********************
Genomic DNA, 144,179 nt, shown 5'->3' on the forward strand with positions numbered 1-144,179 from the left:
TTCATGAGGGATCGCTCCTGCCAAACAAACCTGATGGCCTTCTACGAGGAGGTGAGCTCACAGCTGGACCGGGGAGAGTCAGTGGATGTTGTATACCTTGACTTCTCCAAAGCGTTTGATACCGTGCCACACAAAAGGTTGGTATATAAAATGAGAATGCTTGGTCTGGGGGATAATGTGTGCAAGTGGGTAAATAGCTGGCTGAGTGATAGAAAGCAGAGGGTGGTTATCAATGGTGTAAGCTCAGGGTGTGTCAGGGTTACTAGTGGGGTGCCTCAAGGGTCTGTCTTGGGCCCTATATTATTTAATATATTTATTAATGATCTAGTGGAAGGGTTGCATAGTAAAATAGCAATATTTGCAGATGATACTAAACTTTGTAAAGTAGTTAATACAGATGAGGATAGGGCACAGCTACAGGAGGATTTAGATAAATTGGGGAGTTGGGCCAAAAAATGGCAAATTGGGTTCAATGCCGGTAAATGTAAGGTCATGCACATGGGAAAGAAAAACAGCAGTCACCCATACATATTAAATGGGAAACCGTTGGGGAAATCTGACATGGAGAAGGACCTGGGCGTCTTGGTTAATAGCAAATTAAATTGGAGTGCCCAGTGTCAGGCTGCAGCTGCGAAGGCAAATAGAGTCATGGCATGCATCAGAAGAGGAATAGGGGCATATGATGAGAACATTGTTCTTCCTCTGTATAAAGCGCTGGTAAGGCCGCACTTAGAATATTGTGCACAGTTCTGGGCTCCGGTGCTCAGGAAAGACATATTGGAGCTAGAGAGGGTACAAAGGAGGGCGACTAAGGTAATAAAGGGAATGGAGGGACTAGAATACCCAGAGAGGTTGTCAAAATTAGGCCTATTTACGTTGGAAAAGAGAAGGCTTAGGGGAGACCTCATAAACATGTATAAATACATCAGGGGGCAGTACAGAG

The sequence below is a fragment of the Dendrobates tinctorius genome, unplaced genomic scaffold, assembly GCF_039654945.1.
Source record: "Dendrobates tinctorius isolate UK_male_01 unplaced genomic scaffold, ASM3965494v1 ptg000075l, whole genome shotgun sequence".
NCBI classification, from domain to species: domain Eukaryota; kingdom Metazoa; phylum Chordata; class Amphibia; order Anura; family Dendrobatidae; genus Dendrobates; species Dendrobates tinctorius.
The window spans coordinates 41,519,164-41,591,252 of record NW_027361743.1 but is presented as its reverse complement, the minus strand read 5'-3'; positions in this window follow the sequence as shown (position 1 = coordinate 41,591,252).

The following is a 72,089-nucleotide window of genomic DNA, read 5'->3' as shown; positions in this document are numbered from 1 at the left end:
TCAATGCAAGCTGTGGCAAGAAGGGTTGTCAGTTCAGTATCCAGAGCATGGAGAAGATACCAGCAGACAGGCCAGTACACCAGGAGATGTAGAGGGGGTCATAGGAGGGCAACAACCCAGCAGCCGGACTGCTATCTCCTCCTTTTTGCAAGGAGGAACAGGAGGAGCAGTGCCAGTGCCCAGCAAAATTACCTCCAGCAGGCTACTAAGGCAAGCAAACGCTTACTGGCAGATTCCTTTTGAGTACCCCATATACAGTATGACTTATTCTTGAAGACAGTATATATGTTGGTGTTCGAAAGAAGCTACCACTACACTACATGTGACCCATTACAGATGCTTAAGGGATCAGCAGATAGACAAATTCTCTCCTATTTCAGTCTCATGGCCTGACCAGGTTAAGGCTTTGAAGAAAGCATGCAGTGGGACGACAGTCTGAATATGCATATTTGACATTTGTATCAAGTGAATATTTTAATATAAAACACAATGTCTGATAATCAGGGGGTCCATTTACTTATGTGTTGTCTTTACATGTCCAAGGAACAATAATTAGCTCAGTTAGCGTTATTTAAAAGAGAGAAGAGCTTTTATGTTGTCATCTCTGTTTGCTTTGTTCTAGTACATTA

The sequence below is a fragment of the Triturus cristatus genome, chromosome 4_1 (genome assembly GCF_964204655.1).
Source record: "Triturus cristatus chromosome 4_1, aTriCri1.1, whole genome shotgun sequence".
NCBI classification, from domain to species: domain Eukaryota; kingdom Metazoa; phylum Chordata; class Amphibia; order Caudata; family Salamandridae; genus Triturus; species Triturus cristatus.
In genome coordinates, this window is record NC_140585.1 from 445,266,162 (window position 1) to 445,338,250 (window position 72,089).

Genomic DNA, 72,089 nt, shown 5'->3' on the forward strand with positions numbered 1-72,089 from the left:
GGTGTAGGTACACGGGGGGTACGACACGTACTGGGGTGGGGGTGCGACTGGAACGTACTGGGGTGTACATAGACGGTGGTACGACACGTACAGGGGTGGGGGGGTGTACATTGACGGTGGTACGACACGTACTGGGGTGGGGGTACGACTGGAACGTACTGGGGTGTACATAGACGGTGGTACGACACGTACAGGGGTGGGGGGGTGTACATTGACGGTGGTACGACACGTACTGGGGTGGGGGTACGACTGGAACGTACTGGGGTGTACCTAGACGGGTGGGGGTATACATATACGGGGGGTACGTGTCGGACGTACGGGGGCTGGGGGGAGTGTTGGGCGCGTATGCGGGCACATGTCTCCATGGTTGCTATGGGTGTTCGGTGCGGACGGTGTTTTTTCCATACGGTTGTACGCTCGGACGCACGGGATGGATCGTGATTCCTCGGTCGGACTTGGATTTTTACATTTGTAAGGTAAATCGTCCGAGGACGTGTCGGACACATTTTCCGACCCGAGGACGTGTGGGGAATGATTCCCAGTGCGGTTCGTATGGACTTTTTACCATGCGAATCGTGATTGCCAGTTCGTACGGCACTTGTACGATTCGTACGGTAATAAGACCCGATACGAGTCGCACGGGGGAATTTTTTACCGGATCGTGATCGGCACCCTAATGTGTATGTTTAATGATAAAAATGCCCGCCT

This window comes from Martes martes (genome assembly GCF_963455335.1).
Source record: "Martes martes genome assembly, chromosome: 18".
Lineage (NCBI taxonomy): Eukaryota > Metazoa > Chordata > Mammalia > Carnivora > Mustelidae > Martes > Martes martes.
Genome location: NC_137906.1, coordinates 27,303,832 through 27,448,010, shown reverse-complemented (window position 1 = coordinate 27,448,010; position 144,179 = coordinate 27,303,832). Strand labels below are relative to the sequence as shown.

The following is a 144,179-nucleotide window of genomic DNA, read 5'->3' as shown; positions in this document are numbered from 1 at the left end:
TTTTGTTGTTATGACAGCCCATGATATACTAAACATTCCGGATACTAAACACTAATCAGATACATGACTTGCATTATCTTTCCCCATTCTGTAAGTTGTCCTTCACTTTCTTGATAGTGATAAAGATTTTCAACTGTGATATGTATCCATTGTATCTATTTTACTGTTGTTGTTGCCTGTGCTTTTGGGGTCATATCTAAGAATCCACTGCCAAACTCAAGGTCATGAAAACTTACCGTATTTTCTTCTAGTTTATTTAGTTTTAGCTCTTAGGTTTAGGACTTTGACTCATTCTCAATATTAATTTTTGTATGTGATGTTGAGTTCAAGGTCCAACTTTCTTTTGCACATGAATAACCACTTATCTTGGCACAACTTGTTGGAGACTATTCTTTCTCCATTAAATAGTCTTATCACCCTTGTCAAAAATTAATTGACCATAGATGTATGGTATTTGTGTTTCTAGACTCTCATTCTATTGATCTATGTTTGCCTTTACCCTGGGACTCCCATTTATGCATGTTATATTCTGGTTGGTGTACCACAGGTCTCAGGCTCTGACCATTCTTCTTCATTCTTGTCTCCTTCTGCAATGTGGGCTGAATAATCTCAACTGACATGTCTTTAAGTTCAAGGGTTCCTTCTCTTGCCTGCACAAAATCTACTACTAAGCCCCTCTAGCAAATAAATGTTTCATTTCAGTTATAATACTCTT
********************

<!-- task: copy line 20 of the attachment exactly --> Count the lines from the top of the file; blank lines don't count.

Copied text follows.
TTTTGTTGTTATGACAGCCCATGATATACTAAACATTCCGGATACTAAACACTAATCAGATACATGACTTGCATTATCTTTCCCCATTCTGTAAGTTGTCCTTCACTTTCTTGATAGTGATAAAGATTTTCAACTGTGATATGTATCCATTGTATCTATTTTACTGTTGTTGTTGCCTGTGCTTTTGGGGTCATATCTAAGAATCCACTGCCAAACTCAAGGTCATGAAAACTTACCGTATTTTCTTCTAGTTTATTTAGTTTTAGCTCTTAGGTTTAGGACTTTGACTCATTCTCAATATTAATTTTTGTATGTGATGTTGAGTTCAAGGTCCAACTTTCTTTTGCACATGAATAACCACTTATCTTGGCACAACTTGTTGGAGACTATTCTTTCTCCATTAAATAGTCTTATCACCCTTGTCAAAAATTAATTGACCATAGATGTATGGTATTTGTGTTTCTAGACTCTCATTCTATTGATCTATGTTTGCCTTTACCCTGGGACTCCCATTTATGCATGTTATATTCTGGTTGGTGTACCACAGGTCTCAGGCTCTGACCATTCTTCTTCATTCTTGTCTCCTTCTGCAATGTGGGCTGAATAATCTCAACTGACATGTCTTTAAGTTCAAGGGTTCCTTCTCTTGCCTGCACAAAATCTACTACTAAGCCCCTCTAGCAAATAAATGTTTCATTTCAGTTATAATACTCTT